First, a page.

Who Can Perform Weddings in New Jersey?

by Ilana Boyum

More than just emotional and religious commitments, weddings are legal commitments.

signing the wedding contract image by Lars Christensen from Fotolia.com

One of the most important aspects of wedding planning is choosing an officiant. You can pick out beautiful locations, breathtaking dresses, delectable dishes and fabulous flowers, but unless you have someone there to actually perform the ceremony and marry you and your mate, it will all be for naught. Knowing who actually can perform a wedding in the state that you are being wed is an important first step. In New Jersey, there are a number of different people who can officiate at a wedding.

Ministers and Rabbis

In the state of New Jersey, any ordained minister or clergy member of any religion may perform a wedding. This means that priests, rabbis, reverends, pastors and other spiritual leaders are entitled to officiate at a wedding, as long as they are duly ordained. This privilege also extends to ministers that were ordained via the Internet, although you should make sure you verify their credentials. Visit the website through which they received their ordination in order to make sure that they are indeed allowed to perform marriages.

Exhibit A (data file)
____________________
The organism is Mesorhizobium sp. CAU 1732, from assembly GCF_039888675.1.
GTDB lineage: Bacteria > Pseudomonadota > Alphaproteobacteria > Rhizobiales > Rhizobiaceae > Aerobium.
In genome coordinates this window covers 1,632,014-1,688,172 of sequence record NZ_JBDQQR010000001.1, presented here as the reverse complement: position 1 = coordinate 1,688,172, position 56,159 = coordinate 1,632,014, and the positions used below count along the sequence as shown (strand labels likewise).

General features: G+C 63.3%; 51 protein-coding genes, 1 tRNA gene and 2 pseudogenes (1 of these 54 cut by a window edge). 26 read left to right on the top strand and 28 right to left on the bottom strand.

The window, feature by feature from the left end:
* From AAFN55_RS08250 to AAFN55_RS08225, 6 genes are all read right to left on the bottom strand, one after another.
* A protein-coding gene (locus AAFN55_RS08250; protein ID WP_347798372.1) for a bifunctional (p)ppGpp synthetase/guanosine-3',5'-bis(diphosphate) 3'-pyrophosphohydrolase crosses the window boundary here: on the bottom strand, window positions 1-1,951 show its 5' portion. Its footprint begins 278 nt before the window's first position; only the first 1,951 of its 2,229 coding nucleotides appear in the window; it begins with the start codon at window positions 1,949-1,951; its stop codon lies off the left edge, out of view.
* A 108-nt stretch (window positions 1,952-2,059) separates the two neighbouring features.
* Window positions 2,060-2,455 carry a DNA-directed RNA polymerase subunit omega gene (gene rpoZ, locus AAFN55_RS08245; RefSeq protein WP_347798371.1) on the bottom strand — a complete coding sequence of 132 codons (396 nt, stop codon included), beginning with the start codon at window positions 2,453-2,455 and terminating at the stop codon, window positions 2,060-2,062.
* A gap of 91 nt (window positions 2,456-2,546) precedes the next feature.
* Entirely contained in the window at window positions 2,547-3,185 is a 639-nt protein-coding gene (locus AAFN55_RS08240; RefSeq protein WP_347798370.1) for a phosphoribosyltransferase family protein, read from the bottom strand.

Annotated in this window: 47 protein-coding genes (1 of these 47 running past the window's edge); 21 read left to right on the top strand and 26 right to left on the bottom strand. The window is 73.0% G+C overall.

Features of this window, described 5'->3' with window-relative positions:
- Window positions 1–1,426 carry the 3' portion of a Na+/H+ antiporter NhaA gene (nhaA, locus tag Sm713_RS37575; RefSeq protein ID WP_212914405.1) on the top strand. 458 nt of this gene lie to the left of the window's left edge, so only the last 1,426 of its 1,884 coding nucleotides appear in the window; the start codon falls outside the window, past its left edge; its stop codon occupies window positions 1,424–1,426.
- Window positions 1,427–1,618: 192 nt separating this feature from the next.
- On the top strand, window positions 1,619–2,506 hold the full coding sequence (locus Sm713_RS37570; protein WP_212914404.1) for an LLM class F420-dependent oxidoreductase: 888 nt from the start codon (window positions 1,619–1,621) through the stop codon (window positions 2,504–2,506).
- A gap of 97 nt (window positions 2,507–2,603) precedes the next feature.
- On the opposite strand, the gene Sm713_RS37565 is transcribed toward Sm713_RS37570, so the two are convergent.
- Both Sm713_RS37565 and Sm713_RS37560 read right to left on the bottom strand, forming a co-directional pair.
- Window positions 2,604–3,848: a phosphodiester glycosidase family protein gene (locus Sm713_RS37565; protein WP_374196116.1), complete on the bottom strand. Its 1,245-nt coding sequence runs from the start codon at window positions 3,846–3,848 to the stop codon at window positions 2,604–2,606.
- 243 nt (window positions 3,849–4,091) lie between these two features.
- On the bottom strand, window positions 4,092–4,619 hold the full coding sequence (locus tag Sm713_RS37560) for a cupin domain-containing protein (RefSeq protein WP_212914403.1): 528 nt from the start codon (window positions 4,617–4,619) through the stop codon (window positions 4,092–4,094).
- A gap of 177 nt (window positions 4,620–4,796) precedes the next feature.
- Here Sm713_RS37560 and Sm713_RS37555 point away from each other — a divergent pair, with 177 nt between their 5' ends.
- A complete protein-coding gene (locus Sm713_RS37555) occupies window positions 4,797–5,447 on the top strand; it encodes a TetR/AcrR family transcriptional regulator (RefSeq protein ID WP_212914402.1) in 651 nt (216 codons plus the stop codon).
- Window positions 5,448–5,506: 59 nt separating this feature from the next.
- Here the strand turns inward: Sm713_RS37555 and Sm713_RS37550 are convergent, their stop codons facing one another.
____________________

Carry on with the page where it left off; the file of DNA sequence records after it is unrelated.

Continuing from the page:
Judges

Judges in the state of New Jersey can also perform marriages. This right extends to both current and retired judges, provided that they left their office in good standing. Judges can be from the federal circuit court, the superior court, the juvenile court, the municipal court, the county court or even the tax court. U.S. Magistrates are also allowed to officiate at weddings in New Jersey. These individuals may perform the ceremony at the courthouse or can be engaged to perform the marriage at an alternative location.

Mayors and Clerks

In addition to clergymen and judges, the mayor or town supervisor of any township in New Jersey can officiate at a wedding. The deputy mayor may perform a wedding only if specially appointed to do so by the sitting mayor. In addition, county clerks also have the right to preside over a wedding. Although some states may have a justice of the peace who can perform weddings, New Jersey has no such office, nor does it allow notaries to perform wedding ceremonies.

Photo Credits

  • signing the wedding contract image by Lars Christensen from Fotolia.com

About the Author

A seasoned freelance writer, Ilana Boyum got her first writing job in the sports department at the "Sun Sentinel Newspaper" in 1993. In 1998 she began working as a copywriter at a small ad agency, and was quickly promoted to head copywriter. Boyum attended Florida Atlantic University.